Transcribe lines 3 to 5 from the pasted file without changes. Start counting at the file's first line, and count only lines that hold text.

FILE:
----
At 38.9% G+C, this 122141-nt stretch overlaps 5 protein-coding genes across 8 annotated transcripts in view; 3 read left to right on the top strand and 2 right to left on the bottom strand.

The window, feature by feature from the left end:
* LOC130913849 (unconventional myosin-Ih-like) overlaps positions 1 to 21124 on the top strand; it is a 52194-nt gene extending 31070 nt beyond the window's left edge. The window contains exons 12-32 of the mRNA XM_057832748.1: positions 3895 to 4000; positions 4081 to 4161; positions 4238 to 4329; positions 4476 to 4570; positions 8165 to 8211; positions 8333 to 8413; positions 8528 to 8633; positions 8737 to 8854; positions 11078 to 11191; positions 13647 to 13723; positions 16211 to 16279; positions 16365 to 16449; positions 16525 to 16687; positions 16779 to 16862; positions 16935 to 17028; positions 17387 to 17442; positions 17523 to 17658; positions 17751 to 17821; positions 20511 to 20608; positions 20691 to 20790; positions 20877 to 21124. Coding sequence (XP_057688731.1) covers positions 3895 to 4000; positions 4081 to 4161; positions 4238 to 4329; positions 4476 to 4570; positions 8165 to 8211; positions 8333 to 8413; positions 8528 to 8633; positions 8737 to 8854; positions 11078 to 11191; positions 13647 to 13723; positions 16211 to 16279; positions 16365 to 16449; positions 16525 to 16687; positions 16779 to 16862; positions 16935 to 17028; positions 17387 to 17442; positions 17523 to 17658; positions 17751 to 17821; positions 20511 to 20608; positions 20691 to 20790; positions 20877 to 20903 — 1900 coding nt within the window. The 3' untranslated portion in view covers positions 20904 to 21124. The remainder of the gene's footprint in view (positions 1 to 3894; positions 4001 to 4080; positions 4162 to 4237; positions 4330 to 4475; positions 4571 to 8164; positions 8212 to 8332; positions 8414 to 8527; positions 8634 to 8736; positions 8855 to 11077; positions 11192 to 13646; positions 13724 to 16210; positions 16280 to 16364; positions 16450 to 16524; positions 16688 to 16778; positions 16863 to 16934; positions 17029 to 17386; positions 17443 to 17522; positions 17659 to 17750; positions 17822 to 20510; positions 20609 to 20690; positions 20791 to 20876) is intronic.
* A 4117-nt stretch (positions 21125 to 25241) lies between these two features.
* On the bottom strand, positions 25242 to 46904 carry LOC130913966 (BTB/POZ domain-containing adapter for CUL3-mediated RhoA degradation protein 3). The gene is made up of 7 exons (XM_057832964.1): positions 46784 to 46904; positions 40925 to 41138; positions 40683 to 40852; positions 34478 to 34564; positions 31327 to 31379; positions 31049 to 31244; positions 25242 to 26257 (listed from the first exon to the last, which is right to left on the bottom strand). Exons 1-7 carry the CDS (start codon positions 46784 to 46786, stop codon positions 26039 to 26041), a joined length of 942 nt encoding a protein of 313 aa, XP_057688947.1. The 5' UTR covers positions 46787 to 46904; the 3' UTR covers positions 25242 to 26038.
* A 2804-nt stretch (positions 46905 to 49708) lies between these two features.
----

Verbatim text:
* LOC130913849 (unconventional myosin-Ih-like) overlaps positions 1 to 21124 on the top strand; it is a 52194-nt gene extending 31070 nt beyond the window's left edge. The window contains exons 12-32 of the mRNA XM_057832748.1: positions 3895 to 4000; positions 4081 to 4161; positions 4238 to 4329; positions 4476 to 4570; positions 8165 to 8211; positions 8333 to 8413; positions 8528 to 8633; positions 8737 to 8854; positions 11078 to 11191; positions 13647 to 13723; positions 16211 to 16279; positions 16365 to 16449; positions 16525 to 16687; positions 16779 to 16862; positions 16935 to 17028; positions 17387 to 17442; positions 17523 to 17658; positions 17751 to 17821; positions 20511 to 20608; positions 20691 to 20790; positions 20877 to 21124. Coding sequence (XP_057688731.1) covers positions 3895 to 4000; positions 4081 to 4161; positions 4238 to 4329; positions 4476 to 4570; positions 8165 to 8211; positions 8333 to 8413; positions 8528 to 8633; positions 8737 to 8854; positions 11078 to 11191; positions 13647 to 13723; positions 16211 to 16279; positions 16365 to 16449; positions 16525 to 16687; positions 16779 to 16862; positions 16935 to 17028; positions 17387 to 17442; positions 17523 to 17658; positions 17751 to 17821; positions 20511 to 20608; positions 20691 to 20790; positions 20877 to 20903 — 1900 coding nt within the window. The 3' untranslated portion in view covers positions 20904 to 21124. The remainder of the gene's footprint in view (positions 1 to 3894; positions 4001 to 4080; positions 4162 to 4237; positions 4330 to 4475; positions 4571 to 8164; positions 8212 to 8332; positions 8414 to 8527; positions 8634 to 8736; positions 8855 to 11077; positions 11192 to 13646; positions 13724 to 16210; positions 16280 to 16364; positions 16450 to 16524; positions 16688 to 16778; positions 16863 to 16934; positions 17029 to 17386; positions 17443 to 17522; positions 17659 to 17750; positions 17822 to 20510; positions 20609 to 20690; positions 20791 to 20876) is intronic.
* A 4117-nt stretch (positions 21125 to 25241) lies between these two features.
* On the bottom strand, positions 25242 to 46904 carry LOC130913966 (BTB/POZ domain-containing adapter for CUL3-mediated RhoA degradation protein 3). The gene is made up of 7 exons (XM_057832964.1): positions 46784 to 46904; positions 40925 to 41138; positions 40683 to 40852; positions 34478 to 34564; positions 31327 to 31379; positions 31049 to 31244; positions 25242 to 26257 (listed from the first exon to the last, which is right to left on the bottom strand). Exons 1-7 carry the CDS (start codon positions 46784 to 46786, stop codon positions 26039 to 26041), a joined length of 942 nt encoding a protein of 313 aa, XP_057688947.1. The 5' UTR covers positions 46787 to 46904; the 3' UTR covers positions 25242 to 26038.